Written by Adam Bloom | January 14th, 2014
Written by McKenzie Jones | January 13th, 2014
Saving the radioactive cows, West Virginians soon to have clean water restored, and an attitude adjustment re: urban biodiversity in today’s green news.
- “Let the Cows of Hope Live!” is the call of a rancher seeking to save cows turned radioactive after the Fukushima power plant disaster. (NY Times)
- A West Virginia chemical spill, which left many residents without access to clean running water for five days, is thankfully nearing its end. (Huffington Post)
- Have US cities woken up to the value of urban wildlife? Some say the changes taking place look like the start of an urban biodiversity movement. (Yale Environment 360)
Written by McKenzie Jones | January 9th, 2014
A lake dries up overnight, British factory workers might start to work the night shift, and environmental standards are catching on in Asia in today’s green news.
- Patagonian glaciers are losing mass faster and for longer periods than glaciers in any other part of the world. So much so that Lake Cachet II literally dried up over night. (Huffington Post)
- The wind blows all night, so British factory workers will work all night. Want to understand that logic? (The Telegraph)
- Factories in Asia are starting to see the sense and savings in environmental standards. (The New York Times)
Written by McKenzie Jones | December 23rd, 2013
Today’s green news comes straight from the Arctic:
- Scientists discovered an extensive aquifer that sits below the Greenland ice sheet all year round. Whether this water will find its way to the ocean must be determined in order to make accurate sea level rise predictions. (Mother Nature Network)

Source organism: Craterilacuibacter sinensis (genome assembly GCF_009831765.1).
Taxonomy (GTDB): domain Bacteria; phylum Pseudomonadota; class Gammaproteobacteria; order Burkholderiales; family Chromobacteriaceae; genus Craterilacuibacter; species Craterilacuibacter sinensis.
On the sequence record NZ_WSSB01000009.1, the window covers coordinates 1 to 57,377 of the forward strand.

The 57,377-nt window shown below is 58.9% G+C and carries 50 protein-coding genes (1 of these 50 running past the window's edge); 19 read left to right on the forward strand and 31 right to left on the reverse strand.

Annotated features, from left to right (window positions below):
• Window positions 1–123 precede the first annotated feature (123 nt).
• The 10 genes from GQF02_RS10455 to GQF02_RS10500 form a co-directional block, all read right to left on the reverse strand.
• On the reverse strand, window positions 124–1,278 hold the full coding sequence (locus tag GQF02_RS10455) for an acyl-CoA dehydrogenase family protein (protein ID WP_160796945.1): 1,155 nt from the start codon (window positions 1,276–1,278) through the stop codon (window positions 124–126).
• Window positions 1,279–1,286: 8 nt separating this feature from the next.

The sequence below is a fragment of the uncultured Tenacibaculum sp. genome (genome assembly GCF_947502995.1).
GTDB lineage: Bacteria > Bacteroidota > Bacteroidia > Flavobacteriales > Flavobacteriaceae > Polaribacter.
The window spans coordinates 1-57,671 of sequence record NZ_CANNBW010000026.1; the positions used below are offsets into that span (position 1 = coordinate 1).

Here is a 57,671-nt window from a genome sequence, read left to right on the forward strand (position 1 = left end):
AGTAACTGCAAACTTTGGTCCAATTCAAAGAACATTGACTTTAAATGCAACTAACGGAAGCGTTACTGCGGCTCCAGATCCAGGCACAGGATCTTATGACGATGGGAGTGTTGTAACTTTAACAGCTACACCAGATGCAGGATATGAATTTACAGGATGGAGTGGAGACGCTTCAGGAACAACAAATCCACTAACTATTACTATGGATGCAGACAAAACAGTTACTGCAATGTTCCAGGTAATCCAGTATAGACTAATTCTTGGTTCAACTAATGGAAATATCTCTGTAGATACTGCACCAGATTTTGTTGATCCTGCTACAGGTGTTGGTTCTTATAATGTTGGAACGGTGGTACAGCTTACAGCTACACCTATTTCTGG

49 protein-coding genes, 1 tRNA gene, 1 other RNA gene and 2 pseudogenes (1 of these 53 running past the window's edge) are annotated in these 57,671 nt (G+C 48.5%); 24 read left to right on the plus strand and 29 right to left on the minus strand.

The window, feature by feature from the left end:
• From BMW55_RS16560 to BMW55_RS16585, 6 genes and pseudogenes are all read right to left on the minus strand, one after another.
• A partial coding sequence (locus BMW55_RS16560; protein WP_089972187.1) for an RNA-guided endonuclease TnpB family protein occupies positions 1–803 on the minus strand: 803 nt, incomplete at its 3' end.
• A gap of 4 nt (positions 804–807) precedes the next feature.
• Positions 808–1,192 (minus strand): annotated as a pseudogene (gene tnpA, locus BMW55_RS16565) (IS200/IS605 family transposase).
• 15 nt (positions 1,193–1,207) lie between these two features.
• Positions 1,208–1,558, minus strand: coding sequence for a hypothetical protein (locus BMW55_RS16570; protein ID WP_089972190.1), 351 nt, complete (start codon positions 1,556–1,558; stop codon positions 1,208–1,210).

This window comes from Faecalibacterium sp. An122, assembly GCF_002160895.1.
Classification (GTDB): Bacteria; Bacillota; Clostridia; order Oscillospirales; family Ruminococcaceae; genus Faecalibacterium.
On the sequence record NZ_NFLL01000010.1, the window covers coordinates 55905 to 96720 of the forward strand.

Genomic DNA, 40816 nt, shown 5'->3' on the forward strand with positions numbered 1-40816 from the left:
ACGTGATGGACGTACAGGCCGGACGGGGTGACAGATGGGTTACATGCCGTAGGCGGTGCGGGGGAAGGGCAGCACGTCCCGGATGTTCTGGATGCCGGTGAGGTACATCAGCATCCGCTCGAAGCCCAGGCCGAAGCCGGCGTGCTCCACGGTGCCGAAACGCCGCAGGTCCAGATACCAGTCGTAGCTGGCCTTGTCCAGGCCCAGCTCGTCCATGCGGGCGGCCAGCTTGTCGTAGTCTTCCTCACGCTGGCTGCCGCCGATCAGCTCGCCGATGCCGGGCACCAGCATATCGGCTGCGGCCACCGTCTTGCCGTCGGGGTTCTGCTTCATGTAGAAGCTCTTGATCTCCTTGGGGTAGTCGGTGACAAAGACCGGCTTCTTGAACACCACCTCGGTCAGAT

- Due to Russia’s post-Soviet economic downturn, Arctic fish in the region are much healthier than those off of North America and Europe, with far less mercury detected in their systems. (Nature World News)
- Message in an Arctic bottle! Note found from scientists left in 1959, who predicted glacial melt long before this phenomenon was believed to be happening. (International Business Times)
Written by McKenzie Jones | December 18th, 2013
Written by McKenzie Jones | December 16th, 2013
Written by Trevor Martin | December 12th, 2013
The centuries old debate, “nature vs. nuture” finally has a winner…when it comes to fruit flies. Plus, aliens invade New York City!!
Researchers with the Virginia Bioinformatics Institute at Virginia Tech studying fruit flies
that live on opposite slopes of a unique natural environment known as “Evolution Canyon” show that even with migration, cross-breeding, and sometimes the obliteration of the populations, the driving force in the gene pool is largely the environment. (PHYS.org
- Just like Men In Black, A newly seen species of cockroach invades New York City, Periplaneta japonica. (National Geographic)
- Did you know that chameleons change colors to communicate? (LabEquipment)
Written by Megan Sheehan | December 11th, 2013
Written by Megan Sheehan | December 10th, 2013
Written by Megan Sheehan | December 5th, 2013
Think humans are apex predators? Think again.
- Despite what you may think, we aren’t apex predators like sharks and lions; but meat eating is on the rise worldwide. (Mongabay)
- A carbon tax isn’t here yet, but some surprising companies are already planning for it. (Huffington Post)
- As if they weren’t deadly enough, crocodiles use lures to catch their prey! (Science World Report)
- Trouble is arriving in New Jersey on six legs, and it doesn’t bode well for the state’s pine forests. (NPR)
- Update on the stranded whales: These pilot whales like to stick together, and that’s not good for the ones who are still alive, stranded. (NPR)